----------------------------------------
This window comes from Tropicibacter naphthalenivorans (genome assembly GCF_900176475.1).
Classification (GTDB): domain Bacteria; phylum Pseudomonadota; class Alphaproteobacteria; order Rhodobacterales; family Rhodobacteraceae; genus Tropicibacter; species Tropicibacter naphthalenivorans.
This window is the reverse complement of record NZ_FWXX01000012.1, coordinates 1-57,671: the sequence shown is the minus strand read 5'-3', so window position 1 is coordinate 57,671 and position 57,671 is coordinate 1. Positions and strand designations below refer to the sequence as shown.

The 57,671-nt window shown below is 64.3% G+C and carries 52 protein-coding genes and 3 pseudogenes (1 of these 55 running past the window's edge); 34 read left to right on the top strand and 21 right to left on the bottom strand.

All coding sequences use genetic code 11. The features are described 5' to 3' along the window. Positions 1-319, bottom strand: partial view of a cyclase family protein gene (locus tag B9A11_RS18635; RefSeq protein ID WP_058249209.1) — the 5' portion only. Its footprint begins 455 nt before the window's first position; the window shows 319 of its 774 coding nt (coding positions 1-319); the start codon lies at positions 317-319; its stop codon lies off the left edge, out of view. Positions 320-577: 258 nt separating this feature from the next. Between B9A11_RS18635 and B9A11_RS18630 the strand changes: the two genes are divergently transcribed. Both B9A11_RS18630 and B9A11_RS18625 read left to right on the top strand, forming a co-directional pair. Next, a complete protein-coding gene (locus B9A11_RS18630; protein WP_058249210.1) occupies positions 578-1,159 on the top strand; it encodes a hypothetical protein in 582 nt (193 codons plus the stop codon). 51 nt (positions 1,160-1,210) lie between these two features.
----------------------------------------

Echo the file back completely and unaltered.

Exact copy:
This window comes from Tropicibacter naphthalenivorans (genome assembly GCF_900176475.1).
Classification (GTDB): domain Bacteria; phylum Pseudomonadota; class Alphaproteobacteria; order Rhodobacterales; family Rhodobacteraceae; genus Tropicibacter; species Tropicibacter naphthalenivorans.
This window is the reverse complement of record NZ_FWXX01000012.1, coordinates 1-57,671: the sequence shown is the minus strand read 5'-3', so window position 1 is coordinate 57,671 and position 57,671 is coordinate 1. Positions and strand designations below refer to the sequence as shown.

The 57,671-nt window shown below is 64.3% G+C and carries 52 protein-coding genes and 3 pseudogenes (1 of these 55 running past the window's edge); 34 read left to right on the top strand and 21 right to left on the bottom strand.

All coding sequences use genetic code 11. The features are described 5' to 3' along the window. Positions 1-319, bottom strand: partial view of a cyclase family protein gene (locus tag B9A11_RS18635; RefSeq protein ID WP_058249209.1) — the 5' portion only. Its footprint begins 455 nt before the window's first position; the window shows 319 of its 774 coding nt (coding positions 1-319); the start codon lies at positions 317-319; its stop codon lies off the left edge, out of view. Positions 320-577: 258 nt separating this feature from the next. Between B9A11_RS18635 and B9A11_RS18630 the strand changes: the two genes are divergently transcribed. Both B9A11_RS18630 and B9A11_RS18625 read left to right on the top strand, forming a co-directional pair. Next, a complete protein-coding gene (locus B9A11_RS18630; protein WP_058249210.1) occupies positions 578-1,159 on the top strand; it encodes a hypothetical protein in 582 nt (193 codons plus the stop codon). 51 nt (positions 1,160-1,210) lie between these two features.